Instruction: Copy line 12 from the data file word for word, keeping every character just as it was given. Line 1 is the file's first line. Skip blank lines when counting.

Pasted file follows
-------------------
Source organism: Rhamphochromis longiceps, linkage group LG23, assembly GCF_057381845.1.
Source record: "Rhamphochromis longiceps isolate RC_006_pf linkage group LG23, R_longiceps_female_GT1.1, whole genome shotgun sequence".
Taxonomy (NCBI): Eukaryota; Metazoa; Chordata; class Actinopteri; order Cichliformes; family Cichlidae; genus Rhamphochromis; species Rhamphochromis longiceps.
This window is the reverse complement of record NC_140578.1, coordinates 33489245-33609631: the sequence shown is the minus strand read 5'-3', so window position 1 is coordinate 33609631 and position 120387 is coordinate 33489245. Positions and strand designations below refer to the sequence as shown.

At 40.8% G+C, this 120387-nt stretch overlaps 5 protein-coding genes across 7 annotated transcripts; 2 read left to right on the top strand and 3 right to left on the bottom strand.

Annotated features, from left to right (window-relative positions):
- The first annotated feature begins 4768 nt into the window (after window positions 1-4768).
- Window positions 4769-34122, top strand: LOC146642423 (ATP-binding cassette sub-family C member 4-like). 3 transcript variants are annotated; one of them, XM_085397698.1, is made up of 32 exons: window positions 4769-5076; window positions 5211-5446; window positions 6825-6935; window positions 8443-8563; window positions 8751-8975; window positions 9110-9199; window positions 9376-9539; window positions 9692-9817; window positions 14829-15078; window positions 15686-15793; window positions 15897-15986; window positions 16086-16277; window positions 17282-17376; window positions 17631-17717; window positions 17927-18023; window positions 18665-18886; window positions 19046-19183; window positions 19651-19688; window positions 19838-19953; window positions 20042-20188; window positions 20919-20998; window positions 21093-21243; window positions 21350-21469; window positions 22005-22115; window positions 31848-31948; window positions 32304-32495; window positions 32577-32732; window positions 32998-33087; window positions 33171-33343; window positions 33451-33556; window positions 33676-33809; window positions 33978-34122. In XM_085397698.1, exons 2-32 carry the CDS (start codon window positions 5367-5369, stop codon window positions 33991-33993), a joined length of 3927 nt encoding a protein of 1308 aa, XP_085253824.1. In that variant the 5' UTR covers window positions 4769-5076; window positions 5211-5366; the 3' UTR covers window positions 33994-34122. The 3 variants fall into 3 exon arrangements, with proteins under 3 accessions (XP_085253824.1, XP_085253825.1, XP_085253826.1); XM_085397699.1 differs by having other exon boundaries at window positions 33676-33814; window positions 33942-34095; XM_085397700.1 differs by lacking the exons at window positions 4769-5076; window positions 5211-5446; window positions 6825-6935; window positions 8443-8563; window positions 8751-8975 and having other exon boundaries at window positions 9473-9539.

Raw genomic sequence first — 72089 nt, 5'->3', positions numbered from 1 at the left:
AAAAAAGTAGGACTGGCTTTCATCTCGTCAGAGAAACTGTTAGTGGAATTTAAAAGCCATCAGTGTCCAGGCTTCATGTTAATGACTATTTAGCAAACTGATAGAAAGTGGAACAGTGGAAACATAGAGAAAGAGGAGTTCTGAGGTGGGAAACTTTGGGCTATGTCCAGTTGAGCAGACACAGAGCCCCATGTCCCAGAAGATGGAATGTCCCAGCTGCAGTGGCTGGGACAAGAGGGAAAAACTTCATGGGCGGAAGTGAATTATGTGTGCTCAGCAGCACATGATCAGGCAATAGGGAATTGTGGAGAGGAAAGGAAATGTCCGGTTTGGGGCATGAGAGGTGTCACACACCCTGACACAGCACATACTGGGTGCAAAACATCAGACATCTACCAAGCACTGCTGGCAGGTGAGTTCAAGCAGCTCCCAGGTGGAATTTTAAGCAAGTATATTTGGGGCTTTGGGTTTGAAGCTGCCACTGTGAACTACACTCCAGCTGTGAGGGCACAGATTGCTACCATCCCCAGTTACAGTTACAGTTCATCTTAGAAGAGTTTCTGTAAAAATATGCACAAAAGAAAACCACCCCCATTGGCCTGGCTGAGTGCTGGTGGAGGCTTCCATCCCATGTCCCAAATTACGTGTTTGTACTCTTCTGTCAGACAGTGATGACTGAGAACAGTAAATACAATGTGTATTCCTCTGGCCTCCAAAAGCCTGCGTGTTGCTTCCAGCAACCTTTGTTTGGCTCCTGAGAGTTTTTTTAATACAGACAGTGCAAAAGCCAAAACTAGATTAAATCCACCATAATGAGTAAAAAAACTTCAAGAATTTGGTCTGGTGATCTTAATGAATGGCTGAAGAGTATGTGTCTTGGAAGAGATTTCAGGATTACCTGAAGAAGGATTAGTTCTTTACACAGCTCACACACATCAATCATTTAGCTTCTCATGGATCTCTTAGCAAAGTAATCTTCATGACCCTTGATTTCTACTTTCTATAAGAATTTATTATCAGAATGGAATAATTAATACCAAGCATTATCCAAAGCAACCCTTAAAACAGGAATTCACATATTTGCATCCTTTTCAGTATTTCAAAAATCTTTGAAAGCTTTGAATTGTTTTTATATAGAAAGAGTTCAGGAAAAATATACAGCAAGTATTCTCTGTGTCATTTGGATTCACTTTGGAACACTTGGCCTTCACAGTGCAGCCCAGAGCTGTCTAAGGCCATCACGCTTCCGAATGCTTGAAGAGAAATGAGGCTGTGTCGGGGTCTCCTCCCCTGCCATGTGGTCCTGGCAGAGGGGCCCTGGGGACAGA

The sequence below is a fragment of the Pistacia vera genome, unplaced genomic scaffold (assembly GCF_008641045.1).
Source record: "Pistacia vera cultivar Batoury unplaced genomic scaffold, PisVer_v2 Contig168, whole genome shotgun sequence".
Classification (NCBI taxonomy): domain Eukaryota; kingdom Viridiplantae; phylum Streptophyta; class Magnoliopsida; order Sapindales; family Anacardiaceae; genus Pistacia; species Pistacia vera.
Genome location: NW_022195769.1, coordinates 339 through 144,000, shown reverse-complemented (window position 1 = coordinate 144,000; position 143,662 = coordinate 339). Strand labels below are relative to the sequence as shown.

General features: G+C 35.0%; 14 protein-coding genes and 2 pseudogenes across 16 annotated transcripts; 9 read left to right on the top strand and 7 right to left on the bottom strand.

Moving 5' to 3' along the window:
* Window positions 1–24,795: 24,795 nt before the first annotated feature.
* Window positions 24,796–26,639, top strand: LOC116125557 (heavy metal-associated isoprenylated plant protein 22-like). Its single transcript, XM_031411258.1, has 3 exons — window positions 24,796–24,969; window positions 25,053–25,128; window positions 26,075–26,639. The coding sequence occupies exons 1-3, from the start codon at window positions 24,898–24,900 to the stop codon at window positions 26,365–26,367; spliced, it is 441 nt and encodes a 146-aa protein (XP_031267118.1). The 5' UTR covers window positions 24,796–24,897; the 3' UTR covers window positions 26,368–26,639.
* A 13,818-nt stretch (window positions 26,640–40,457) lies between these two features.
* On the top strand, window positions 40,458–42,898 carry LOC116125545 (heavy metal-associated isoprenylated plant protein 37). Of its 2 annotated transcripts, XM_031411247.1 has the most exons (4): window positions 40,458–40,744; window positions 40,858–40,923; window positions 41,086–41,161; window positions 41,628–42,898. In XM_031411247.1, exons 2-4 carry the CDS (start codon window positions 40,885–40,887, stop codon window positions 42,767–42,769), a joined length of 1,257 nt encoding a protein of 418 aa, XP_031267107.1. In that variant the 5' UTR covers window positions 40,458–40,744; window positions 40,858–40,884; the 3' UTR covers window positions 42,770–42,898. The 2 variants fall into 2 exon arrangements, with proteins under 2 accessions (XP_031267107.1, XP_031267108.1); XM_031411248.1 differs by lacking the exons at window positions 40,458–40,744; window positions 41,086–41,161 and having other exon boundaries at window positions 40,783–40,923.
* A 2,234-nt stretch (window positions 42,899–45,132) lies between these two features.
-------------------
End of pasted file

Source record: "Pistacia vera cultivar Batoury unplaced genomic scaffold, PisVer_v2 Contig168, whole genome shotgun sequence".